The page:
Tuesday, November 10, 2015


I've never thought of myself as technically minded, even though I learned electronics in the air force, and continued those studies after my discharge. I learned on the old Commodore 64, which was just a few steps up from the abacus. Even though my hands were attempting the electro-mechanical projects before me, my head was floating in the creative cloudscape above. I worked in the technical field for over a decade, before opting for a job doing custom picture framing, and then onto bookstore work, where I still am today.

I've been rambling about this earth for over fifty years now, and I've never felt comfortable in the society where I reside. Since my early days in high school, I've wanted to escape this social reality and make my way in the natural world; the last vestiges of wilderness. It seems though, that I have the type of personality that would rather squander its years in a sort of self-induced suffering.

Say what you will about "The Bridges of Madison County", but there was a line in the film script that still resonates with me. While reading their mother's journal, the children come upon the line:
". . . but as one gets older, one’s fears subside. What becomes more and more important is to be known -- known for all that you were during this brief stay."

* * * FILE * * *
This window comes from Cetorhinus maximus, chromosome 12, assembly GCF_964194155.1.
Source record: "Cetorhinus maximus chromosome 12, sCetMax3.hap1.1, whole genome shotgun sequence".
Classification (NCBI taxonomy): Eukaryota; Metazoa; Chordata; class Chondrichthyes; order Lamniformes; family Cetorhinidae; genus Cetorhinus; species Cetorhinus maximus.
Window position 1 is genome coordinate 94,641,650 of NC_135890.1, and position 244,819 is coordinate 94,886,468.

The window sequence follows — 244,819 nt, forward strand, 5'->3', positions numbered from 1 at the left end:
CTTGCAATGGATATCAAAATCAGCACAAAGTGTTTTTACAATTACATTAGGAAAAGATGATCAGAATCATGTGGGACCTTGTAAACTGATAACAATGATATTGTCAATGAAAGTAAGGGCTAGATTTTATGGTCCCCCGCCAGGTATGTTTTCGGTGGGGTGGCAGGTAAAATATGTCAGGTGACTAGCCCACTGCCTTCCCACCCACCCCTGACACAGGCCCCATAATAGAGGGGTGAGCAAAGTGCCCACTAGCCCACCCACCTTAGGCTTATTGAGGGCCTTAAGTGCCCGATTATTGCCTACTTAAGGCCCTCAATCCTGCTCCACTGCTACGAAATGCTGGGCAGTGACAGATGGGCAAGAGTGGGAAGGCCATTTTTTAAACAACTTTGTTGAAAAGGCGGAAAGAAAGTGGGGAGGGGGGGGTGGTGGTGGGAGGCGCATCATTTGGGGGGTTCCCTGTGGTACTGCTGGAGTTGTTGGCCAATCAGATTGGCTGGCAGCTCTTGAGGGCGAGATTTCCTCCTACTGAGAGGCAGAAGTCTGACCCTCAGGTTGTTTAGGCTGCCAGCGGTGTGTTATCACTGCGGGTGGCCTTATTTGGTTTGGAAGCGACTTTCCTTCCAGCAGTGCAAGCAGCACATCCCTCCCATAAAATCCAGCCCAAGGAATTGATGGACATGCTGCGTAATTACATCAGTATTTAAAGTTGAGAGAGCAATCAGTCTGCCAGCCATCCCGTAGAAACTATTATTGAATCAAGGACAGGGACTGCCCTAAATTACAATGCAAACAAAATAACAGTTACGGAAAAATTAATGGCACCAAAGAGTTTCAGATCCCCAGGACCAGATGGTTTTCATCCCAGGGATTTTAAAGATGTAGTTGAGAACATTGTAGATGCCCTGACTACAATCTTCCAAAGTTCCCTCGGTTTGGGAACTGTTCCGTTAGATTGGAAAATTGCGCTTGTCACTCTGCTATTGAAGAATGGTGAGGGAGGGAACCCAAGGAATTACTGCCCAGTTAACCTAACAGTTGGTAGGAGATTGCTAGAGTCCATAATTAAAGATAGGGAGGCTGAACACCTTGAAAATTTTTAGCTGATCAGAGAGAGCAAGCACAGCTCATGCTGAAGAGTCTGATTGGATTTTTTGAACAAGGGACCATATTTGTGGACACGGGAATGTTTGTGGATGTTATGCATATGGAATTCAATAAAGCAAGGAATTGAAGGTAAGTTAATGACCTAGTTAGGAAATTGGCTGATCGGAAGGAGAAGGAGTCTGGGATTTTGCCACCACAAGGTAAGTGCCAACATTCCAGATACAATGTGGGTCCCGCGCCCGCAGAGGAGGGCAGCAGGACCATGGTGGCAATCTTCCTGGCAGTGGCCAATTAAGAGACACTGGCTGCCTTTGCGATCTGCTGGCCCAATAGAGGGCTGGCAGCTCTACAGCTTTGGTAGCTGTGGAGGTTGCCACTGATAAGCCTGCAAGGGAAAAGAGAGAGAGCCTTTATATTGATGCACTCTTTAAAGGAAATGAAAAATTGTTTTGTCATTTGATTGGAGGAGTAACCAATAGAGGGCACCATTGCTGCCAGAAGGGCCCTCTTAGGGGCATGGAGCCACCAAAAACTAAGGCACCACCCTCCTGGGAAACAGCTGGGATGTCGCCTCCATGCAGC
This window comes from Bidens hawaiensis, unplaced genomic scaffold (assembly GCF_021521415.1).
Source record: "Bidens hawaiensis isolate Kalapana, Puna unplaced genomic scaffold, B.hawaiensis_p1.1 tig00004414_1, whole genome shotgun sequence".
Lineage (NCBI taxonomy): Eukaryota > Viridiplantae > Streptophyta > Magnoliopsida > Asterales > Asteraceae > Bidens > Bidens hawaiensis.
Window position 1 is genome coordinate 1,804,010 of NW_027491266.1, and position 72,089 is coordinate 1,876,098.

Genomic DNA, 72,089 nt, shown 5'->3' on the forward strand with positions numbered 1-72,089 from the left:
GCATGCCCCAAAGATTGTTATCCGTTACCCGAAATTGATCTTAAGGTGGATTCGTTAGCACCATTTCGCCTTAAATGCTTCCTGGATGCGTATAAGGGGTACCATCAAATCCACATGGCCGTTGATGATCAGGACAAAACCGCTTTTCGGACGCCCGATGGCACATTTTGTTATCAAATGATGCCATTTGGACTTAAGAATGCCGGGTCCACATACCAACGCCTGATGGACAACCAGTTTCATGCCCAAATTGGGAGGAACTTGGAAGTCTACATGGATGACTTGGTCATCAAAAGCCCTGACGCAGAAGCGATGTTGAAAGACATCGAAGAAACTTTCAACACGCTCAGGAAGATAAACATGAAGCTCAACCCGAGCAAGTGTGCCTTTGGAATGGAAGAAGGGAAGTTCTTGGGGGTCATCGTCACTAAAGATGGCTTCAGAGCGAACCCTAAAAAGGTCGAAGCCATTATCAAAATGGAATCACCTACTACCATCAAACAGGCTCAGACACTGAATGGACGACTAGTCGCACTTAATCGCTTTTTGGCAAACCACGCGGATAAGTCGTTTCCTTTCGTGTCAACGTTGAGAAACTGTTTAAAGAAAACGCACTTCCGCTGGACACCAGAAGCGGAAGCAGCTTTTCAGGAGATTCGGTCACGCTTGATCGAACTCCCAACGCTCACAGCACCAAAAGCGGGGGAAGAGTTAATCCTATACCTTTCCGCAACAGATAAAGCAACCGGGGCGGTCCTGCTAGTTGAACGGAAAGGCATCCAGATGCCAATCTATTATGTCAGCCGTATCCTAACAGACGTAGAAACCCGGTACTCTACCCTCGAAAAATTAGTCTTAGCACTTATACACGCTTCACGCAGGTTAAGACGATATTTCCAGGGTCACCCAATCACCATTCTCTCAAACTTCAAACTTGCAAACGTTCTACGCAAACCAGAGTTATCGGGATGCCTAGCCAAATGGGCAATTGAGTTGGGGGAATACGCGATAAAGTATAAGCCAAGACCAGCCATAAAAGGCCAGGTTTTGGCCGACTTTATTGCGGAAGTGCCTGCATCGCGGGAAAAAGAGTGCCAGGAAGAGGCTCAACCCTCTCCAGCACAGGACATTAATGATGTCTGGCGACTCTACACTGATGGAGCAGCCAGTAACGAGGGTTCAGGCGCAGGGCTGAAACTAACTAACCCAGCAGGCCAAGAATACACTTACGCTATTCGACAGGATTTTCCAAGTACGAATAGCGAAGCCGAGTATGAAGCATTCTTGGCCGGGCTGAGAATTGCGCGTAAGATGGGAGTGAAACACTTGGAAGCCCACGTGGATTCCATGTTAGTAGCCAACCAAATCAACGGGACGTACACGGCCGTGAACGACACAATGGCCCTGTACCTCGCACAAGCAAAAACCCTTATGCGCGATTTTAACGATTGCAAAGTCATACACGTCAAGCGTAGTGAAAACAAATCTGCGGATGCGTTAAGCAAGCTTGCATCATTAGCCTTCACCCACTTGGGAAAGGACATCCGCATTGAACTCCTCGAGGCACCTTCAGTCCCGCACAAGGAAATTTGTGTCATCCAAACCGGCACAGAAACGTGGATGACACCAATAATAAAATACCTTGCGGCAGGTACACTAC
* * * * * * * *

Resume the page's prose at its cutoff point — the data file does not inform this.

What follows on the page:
As I've gotten older, I have become less fearful of being myself. I've accepted aspects of my personality that I always fought against in the past. I have acquiesced to the fact that I will always battle the dark nemesis known as depression. I do my best to avoid the ruts and ditches along this route, and even when I slip a little, I use mindfulness and yesca to stay calm. I don't pray. I don't hang out with Jack Daniels.

A few nights ago, I asked my wife how she was feeling about Us. She replied: "Well, there's a feeling of disconnect, but that's been there for a while." I have written in the past about my father commenting that he and I had "never clicked." I'm not in contact with my siblings, and I can count the number of trusted friends I have on one hand . . . a hand without fingers. I suppose that at some point I will probably have to take some responsibility for these distances between others and myself. I always point to a lack of understanding on their part; they just don't get me. But then I realize that I don't get me either!

I want to be known and accepted, but I still avoid myself when I see me coming around the corner. I step into a spare doorway, so that I don't have to confront myself and the more ugly aspects of my persona. I'd rather walk along, trying to console myself with the fact that it's all an illusion. The colors. The sounds. The sense of touch. All illusions created by our own brain, which is what forms our sense of self in the first place. We must be comfortable with our illusions, or life becomes a rocky ride.

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